European sailors were afraid of sailing because they were afraid of falling off the edge. They thought that the world was flat.
Another reason was that they didn't have very good navigation.
The last reason I know is sea monsters. They believed that sea monsters actually lived.
They thought up weird things.
They were afraid of falling off the edge of the world. [In reality, they were afraid of getting lost by sailing beyond their star charts.]
Portugal, by far.
They are afraid to go far by sea because they are scared that maybe the go somewhere they don't know(nowhere) and they are afraid of the weather(hurricane, storm etc.) and disease(scurvy).
SHARKS at cape verde the southest point in Africa is the most populated place in the world with sharks
There are far, far more than three main points when sailing.
Did the waters of the sea reach. The boiling point if you sailed to far? As sailors asked these
It all depends on the wind.
As far as i know.. its 148 or more.
The sailers used the sun and stars to know how far from the equator they were. Hope this helped :)
no As far as I know, every animal on Earth is afraid of fire!
Mainly to India and the Far East
As far as I know everyone's afraid to have a bowel movement in front of anybody...
Prince Henry, the Navigator built a school of navigation for sailors. The school taught all types of sailing related pursuits such as cartography, and use of the sextant as well as other equipment. Prince Henry hoped the knowledge would allow them to eventually reach the far east.
a, fraid, raid, far
I found nothing so far: What is its country of origin?
Chris Columbus in 1492
A country far far away from America
Depends on what you mean by 'tidal motion'. Tides create currents, and these are certainly felt by sailors, and must be carefully considered when navigating. As far as the up/down motion: this is not felt because it is so slow, but certainly can be observed if there is some reference point (like a nearby shoreline).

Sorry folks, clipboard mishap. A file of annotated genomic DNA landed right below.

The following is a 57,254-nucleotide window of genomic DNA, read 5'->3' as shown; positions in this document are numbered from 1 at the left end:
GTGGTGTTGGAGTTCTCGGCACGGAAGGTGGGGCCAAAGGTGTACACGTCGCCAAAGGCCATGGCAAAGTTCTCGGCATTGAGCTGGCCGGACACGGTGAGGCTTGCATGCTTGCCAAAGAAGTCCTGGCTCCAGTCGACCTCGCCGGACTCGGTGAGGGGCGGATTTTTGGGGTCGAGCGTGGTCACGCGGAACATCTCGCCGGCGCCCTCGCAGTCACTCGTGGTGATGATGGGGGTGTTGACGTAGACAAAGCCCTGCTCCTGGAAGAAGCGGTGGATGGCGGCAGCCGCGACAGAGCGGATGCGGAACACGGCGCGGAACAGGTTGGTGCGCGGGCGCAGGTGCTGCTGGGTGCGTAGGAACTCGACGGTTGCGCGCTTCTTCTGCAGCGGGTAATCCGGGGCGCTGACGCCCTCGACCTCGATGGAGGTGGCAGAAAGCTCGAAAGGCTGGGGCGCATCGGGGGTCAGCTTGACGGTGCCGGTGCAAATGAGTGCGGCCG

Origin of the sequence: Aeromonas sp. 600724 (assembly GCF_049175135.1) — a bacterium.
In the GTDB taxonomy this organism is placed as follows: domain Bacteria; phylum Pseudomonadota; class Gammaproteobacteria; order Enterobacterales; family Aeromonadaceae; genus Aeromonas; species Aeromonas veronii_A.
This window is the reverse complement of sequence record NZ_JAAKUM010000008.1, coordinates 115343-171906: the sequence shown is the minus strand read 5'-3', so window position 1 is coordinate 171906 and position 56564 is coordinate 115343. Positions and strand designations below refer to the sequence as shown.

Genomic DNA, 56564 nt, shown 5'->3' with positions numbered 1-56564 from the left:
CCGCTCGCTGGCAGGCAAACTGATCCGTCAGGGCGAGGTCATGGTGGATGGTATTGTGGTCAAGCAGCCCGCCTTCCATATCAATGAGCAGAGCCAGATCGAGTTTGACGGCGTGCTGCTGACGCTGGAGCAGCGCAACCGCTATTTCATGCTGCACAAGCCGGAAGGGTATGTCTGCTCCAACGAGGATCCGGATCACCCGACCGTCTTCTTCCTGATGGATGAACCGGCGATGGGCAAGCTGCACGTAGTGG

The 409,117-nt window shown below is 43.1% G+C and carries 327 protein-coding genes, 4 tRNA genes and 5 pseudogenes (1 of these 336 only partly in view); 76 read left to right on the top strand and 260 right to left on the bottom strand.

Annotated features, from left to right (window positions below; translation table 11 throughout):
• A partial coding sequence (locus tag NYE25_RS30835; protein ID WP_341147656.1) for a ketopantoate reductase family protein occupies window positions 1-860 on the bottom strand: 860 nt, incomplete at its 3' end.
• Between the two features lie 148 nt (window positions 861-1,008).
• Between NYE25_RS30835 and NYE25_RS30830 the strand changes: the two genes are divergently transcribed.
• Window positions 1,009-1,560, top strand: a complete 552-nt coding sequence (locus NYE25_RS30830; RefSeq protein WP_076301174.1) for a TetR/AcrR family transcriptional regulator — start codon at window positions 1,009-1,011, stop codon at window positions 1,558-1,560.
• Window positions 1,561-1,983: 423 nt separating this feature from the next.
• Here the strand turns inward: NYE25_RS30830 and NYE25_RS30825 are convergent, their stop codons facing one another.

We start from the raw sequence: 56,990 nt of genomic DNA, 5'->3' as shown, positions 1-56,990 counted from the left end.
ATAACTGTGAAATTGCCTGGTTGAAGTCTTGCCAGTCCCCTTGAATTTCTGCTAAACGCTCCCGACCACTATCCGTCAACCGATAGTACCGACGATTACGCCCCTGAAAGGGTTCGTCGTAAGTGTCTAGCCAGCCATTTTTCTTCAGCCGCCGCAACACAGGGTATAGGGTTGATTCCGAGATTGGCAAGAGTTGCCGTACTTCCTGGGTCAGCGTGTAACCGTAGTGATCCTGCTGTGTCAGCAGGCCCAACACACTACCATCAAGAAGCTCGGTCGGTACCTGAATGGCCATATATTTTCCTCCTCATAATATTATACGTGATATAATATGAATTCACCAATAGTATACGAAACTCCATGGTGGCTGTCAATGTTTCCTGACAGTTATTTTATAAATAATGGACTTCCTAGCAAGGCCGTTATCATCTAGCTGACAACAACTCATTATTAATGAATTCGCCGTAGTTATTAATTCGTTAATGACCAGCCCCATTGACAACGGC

You may mean "By and Large" - meaning steering a course as far downwind as possible, keeping the sails full and the boat speed up. The answer above is completely wrong. One cannot sail both by and large at the same time since they mean opposite things. Sailing by the wind (i.e., sailing by) means sailing as close to the wind as possible. In other words, sailing into the wind. Sailing large means sailing before the wind. That is, sailing with the wind blowing from the aft quarter. So it is impossible to sail both by and large at the same time since that would require sailing in two opposite directions at once.
This is a great question. Sailing is not the oldest American Sport. In fact, there are several "sports" or "competitive games" that Native Americans still regularly participate in today (e.g. Lacrosse) that are far older than competitive sailing. Early European sports imported by the first settlers would include fencing and target shooting as well as wrestling and boxing. However, the Americas Cup Trophy is the oldest Trophy in sailing (1851), and many resources claim that it could quite possibly be the oldest perpetual trophy in any sport to date. Competitive sailing is a sport with a long history in the Americas. With any luck, it will last for hundreds perhaps thousands of years to come.
Well, on MY planet, there is only one moon. Not sure about your planet. Here the sailors generally do not navigate by the moon- but they do use stars. In the north, sailors use the Pole Star, also called the North Star or Polaris. In the far south, you can't see Polaris, so sailors use other groups of stars, like the Southern Cross.
he proved that sailing west from Europe was possible yet too far and dangerous to be practical.
White people were NOT afraid of the Jim Crow Laws themselves as far as I'm concerned. Some, though, were afraid if they were caught helping black people.
As far as i know, there is no evidence that he was afraid of blue. This missunderstanding may come from Kristopher Moore's book "Sacre Bleu".
Conditions on American ships were far superior to that of British ships.